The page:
Confirmed: the summer of 2023 was the hottest in the last 2,000 years

“2,000 years?” I hear you say! How can they know when records only go back to 1850?

Well, the answer to that is that scientists have turned to tree rings to fill lack of instrumental records and discover a magnitude of ongoing warming.

Scientists from the University of Cambridge and the Johannes Gutenberg University in Mainz have thus demonstrated how exceptional the summer of 2023 was.

Even allowing for natural climate variations that can occur over hundreds of years, 2023 was the hottest summer since the height of the Roman Empire, exceeding the extremes of natural climate variability by half a degree Celsius.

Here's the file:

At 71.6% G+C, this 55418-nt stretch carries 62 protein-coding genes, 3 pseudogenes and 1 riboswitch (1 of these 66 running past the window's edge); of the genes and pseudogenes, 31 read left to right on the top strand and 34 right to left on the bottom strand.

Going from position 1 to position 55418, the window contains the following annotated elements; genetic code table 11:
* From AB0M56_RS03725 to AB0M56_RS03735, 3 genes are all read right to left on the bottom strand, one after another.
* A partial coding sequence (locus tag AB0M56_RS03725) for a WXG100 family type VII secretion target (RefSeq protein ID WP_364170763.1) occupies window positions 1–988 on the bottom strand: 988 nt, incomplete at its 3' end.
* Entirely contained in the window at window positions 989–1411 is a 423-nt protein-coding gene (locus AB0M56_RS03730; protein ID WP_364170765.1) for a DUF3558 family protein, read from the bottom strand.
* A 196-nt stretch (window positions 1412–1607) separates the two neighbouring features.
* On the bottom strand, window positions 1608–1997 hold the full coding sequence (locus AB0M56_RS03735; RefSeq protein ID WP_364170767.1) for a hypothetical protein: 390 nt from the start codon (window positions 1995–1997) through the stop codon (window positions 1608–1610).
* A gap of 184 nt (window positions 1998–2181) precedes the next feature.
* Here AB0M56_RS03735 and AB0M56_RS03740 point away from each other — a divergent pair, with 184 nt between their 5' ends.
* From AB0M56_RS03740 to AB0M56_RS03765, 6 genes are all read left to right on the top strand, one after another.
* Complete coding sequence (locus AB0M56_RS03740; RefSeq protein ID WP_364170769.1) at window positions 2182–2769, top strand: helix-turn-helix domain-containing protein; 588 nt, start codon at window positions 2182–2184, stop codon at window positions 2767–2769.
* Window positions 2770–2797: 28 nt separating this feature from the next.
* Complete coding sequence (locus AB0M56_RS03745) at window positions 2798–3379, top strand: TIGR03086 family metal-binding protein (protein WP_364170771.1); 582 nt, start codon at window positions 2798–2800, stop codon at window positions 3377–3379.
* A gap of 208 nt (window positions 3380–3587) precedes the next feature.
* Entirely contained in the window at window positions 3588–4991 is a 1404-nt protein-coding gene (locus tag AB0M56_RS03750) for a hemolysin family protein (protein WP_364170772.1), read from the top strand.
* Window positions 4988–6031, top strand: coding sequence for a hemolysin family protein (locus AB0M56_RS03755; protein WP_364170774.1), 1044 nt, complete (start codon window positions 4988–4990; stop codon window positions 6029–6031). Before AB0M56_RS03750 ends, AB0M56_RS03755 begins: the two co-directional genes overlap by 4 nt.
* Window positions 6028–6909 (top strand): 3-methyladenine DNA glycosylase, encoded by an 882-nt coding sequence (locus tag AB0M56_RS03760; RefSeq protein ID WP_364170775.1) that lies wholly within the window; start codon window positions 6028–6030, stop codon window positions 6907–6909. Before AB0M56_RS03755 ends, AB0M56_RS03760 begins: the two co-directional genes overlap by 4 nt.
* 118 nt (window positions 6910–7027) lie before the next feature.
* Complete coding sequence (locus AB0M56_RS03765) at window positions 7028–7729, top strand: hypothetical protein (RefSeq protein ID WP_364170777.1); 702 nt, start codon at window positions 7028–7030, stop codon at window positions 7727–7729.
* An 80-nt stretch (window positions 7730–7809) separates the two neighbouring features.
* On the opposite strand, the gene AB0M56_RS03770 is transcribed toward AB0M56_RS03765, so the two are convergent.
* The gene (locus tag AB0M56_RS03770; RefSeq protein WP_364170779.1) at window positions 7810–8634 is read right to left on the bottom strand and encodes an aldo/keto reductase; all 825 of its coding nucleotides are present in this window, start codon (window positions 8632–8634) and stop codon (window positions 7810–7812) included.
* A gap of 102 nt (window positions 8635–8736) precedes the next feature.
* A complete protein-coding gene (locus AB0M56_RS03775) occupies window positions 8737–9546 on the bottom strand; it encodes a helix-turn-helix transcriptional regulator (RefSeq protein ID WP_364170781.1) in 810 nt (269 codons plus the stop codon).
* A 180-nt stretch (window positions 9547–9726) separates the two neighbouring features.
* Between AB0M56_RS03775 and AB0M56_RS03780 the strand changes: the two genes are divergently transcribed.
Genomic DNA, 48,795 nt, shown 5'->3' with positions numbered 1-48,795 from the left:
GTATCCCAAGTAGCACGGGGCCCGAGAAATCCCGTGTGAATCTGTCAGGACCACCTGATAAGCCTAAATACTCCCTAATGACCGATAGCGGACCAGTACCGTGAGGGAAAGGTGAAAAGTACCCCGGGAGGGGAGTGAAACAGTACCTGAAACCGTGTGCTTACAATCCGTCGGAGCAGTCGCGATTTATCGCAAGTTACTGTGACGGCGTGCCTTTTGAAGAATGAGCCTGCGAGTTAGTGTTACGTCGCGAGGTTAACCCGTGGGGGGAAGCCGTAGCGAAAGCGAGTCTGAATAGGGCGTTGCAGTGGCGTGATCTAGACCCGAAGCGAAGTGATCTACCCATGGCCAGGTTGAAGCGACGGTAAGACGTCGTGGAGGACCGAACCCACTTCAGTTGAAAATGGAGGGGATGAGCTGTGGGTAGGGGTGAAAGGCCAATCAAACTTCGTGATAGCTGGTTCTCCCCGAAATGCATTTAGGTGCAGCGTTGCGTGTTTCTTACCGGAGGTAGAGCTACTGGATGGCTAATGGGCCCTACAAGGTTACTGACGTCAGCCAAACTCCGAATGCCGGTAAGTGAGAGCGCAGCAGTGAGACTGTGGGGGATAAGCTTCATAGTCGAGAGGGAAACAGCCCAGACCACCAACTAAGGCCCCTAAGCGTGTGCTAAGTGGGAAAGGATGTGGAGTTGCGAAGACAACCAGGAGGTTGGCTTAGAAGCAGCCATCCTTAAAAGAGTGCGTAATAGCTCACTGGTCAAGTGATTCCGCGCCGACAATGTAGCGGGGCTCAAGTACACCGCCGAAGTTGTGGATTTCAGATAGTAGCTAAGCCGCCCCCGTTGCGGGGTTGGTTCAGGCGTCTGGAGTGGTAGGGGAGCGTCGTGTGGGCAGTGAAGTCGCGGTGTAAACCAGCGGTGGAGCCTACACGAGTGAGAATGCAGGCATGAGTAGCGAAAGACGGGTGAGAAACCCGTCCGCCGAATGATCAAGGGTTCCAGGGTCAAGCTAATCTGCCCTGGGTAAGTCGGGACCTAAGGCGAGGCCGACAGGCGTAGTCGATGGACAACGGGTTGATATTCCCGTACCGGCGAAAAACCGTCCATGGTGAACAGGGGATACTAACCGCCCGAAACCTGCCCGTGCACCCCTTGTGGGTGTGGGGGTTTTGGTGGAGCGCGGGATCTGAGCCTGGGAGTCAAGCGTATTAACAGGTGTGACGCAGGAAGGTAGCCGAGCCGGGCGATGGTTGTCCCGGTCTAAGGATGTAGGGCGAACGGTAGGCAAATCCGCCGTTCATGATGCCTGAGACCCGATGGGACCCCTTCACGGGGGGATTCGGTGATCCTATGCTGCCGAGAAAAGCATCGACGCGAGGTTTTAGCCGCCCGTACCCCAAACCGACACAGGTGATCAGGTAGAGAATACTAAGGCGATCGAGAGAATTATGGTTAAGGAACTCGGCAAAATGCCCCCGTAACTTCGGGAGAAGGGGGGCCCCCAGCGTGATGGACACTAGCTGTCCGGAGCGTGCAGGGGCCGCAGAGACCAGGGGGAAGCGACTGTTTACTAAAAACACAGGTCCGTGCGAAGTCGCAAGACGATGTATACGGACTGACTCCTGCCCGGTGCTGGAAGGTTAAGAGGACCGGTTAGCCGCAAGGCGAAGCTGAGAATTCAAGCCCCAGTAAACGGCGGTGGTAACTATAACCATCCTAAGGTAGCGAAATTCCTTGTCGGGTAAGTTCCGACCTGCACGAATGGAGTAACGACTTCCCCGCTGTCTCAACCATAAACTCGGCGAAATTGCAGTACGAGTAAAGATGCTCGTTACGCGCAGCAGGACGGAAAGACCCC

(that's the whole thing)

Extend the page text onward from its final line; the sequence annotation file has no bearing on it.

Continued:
The earliest instrumental temperature records, from 1850 to 1900, are sparse and inconsistent. So the researchers compared the early instrumental data with a large-scale tree-ring data set and found that the 19th century reference temperature used to contextualize global warming is several tenths of a degree Celsius cooler than previously thought.

By recalibrating this baseline, the researchers calculated that 2023 summer conditions in the Northern Hemisphere were 2.07°C warmer than the average summer temperatures between 1850 and 1900.

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